Morning Report

August 10, 2022

“US CPI inflation due out today will likely have a key bearing on whether the FED hikes rates by a further 50bps or 75bps at its next September meeting. Thew headline rate is forecast to fall from 9.1% to 6.1%”

Sam Cornford, Partner – Head of Trading

Main Headlines

Americans may finally be catching a break from relentlessly surging prices if just a slight one even as inflation is expected to remain painfully high for months. Thanks largely to falling gas prices, the government’s inflation report for July is expected to show that prices jumped 8.7% from a year earlier still a sizzling pace but a slowdown from the 9.1% year-over-year figure in June, which was the highest in four decades. The forecast by economists, if it proves correct, would raise hopes that inflation might have peaked and that the run of punishingly higher prices is beginning to ease slightly.

Household energy bills in Britain are predicted to peak at more than £4,400 a year next spring, as ministers draw up “worst-case” plans for a bleak winter that could involve gas shortages and power blackouts. The prospect of soaring energy bills exacerbating the cost-of-living crisis highlights the scale of the problems facing Britain’s next prime minister, either foreign secretary Liz Truss or former chancellor Rishi Sunak. Sunak, who has promised more support for families with their energy bills, on Tuesday repeated his claims that Truss is not prepared to do enough to ease the pain facing poor households.


Sterling is well bid against most major currencies overnight. British consumer confidence inched up in July after seven straight months of decline, possibly reflecting the introduction of support payments for low-income households. A survey showed that British consumer energy debt is already at an all-time high, with six million households owing an average of 206 pounds to providers, before bills leap in October and again in January. Millions of people in London and the south-east of England face the prospect of a hosepipe ban, as Thames Water became the fourth company to announce restrictions because of unusually hot and dry conditions.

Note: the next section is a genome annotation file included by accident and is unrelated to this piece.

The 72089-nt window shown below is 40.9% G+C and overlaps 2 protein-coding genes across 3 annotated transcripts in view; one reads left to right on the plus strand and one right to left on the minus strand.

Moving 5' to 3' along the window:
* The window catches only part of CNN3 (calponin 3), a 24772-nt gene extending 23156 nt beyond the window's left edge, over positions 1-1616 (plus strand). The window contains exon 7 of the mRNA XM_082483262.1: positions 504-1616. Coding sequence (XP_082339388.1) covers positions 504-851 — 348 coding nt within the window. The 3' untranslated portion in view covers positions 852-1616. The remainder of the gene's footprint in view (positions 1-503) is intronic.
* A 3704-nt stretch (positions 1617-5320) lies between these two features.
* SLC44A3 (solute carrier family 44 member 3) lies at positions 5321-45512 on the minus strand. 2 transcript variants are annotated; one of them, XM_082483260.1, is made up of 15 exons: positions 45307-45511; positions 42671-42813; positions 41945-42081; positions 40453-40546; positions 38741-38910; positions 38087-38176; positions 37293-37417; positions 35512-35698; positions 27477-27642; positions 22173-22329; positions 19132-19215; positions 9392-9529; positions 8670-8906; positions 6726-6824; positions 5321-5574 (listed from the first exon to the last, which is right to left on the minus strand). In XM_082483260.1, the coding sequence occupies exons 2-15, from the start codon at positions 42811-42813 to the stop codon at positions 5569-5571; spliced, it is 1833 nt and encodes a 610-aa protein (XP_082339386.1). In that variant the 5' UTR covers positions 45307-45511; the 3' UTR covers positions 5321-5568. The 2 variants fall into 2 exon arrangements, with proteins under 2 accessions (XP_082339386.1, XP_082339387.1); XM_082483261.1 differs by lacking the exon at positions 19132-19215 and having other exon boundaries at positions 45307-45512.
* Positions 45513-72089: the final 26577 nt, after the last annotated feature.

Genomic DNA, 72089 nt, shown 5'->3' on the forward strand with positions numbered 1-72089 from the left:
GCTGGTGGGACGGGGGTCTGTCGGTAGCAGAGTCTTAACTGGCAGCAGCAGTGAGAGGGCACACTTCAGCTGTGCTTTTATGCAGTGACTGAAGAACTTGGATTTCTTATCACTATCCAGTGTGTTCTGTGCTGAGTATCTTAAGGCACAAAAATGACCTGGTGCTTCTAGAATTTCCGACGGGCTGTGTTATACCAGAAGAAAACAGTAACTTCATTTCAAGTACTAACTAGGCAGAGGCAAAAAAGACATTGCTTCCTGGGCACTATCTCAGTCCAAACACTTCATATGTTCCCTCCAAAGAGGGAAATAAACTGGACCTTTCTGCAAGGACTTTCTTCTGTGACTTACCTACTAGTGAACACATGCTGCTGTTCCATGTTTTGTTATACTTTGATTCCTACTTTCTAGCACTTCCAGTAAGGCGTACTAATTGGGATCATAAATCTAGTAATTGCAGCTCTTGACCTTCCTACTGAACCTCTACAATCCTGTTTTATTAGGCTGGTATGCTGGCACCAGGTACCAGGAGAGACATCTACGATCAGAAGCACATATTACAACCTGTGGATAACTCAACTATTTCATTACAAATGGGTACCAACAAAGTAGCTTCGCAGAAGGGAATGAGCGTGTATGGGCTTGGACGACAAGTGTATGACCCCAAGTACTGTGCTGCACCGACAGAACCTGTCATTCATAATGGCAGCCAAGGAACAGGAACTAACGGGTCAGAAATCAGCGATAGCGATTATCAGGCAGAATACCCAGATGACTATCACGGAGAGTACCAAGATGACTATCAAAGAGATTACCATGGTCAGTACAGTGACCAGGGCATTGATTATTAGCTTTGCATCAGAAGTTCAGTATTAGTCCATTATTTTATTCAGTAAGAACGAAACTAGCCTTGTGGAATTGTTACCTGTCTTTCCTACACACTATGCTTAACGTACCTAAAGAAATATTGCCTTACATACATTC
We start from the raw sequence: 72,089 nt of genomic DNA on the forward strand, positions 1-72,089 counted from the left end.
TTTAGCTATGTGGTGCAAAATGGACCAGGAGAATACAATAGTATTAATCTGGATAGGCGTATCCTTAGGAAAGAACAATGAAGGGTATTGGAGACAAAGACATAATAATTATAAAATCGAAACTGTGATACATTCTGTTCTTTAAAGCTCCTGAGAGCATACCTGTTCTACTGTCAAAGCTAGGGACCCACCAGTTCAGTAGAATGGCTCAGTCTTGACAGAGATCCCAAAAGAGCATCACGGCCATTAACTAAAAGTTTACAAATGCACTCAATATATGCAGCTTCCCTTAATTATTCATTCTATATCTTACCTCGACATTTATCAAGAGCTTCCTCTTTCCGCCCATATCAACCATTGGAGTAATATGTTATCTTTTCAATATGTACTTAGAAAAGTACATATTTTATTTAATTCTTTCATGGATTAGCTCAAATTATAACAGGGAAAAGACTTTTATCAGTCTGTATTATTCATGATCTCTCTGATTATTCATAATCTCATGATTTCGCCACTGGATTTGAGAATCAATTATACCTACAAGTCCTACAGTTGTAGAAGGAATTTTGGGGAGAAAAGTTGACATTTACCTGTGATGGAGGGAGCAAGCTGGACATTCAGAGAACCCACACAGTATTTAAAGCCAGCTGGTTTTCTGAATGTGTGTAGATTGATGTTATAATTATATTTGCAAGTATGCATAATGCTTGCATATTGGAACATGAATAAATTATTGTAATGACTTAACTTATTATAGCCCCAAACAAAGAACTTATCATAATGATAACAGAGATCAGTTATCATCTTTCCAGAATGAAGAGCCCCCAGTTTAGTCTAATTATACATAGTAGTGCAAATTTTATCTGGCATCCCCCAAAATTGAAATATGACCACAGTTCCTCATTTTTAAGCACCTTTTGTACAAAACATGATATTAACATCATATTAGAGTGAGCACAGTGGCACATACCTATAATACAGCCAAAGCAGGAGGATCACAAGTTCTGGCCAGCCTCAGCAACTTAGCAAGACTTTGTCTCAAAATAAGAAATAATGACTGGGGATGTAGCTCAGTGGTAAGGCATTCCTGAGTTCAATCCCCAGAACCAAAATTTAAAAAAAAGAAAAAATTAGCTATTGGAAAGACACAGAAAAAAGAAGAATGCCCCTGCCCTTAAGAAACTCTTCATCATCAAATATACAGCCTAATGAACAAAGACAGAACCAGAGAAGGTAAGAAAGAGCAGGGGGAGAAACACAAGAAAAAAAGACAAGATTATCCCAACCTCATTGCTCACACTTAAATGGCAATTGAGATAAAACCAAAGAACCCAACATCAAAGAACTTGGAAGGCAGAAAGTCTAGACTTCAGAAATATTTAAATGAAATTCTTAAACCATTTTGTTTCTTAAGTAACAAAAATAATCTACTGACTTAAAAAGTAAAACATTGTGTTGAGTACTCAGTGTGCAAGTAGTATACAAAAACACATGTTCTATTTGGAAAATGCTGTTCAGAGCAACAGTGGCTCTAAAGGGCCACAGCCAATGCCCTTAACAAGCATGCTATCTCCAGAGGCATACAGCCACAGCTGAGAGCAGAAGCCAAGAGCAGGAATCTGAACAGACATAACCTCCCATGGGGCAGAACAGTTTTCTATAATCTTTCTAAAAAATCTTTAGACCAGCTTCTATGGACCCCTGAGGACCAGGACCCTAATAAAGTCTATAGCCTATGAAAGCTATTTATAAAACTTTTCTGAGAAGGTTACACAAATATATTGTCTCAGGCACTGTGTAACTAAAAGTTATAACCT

Euro is weaker than most major currencies in the early morning trade. Norway has drawn up plans to ration electricity exports in a move that has heightened fears of energy shortages in the UK and Europe this winter. The prime ministers of Estonia and Finland have called on the EU to stop issuing tourist visas to Russians in an attempt to open up a new sanctions front following Moscow’s full-scale invasion of Ukraine. Health officials in Europe are discussing whether to follow a move by the United States to stretch out scarce monkeypox vaccine supplies, with the World Health Organization calling for more data.


The dollar is stronger against euro and weaker against sterling this morning. US President Joe Biden has signed a law committing $280bn to high tech manufacturing and scientific research amid fears the country is losing its technological edge to China. Corporations will pay nearly $296 billion more in US federal taxes over the next decade, and middle-income households will see some tax cuts, under the tax-and-climate bill that is likely to become law in the coming days. The US Department of Justice is under pressure to provide a fuller explanation of the FBI’s search of Donald Trump’s Florida estate after the unprecedented raid on a former US president’s home prompted howls of outrage from Republicans


Stocks and bonds were steady this morning amid caution ahead of US inflation data that will shape investor expectations for further Federal Reserve interest-rate hikes. Europe’s Stoxx 600 erased an early drop, with insurance stocks outperforming and consumer products the biggest laggards. US equity futures pared declines, following a retreat in the S&P 500 for a fourth session after Micron Technology Inc. became the latest chipmaker to warn about slowing demand, fanning economic concerns. The two-year Treasury rate exceeds the 10-year by almost 50 basis points. The inversion, around the deepest since 2000, is viewed as a sign of a looming recession under the Fed’s monetary-tightening campaign to curb inflation.

Main Economic Data/Central Banks/Government (All Times CET)

8:00 a.m.: Sweden June industrial orders
8:00 a.m.: Norway July CPI
8:00 a.m.: Denmark July CPI
8:00 a.m.: Germany July CPI
9:00 a.m.: Czech Republic July CPI
10:00 a.m.: Italy July CPI
11:00 a.m.: Italy sells bills
12:00 p.m.: Portugal July CPI
2:30 p.m.: Ukraine July CPI
4:30 p.m.: EIA US oil inventory report
6:00 p.m.: Russia July CPI
6:00 p.m.: BOE’s Pill speaks

Corporate Events

Earnings include Aviva, Brenntag, ABN Amro, Disney


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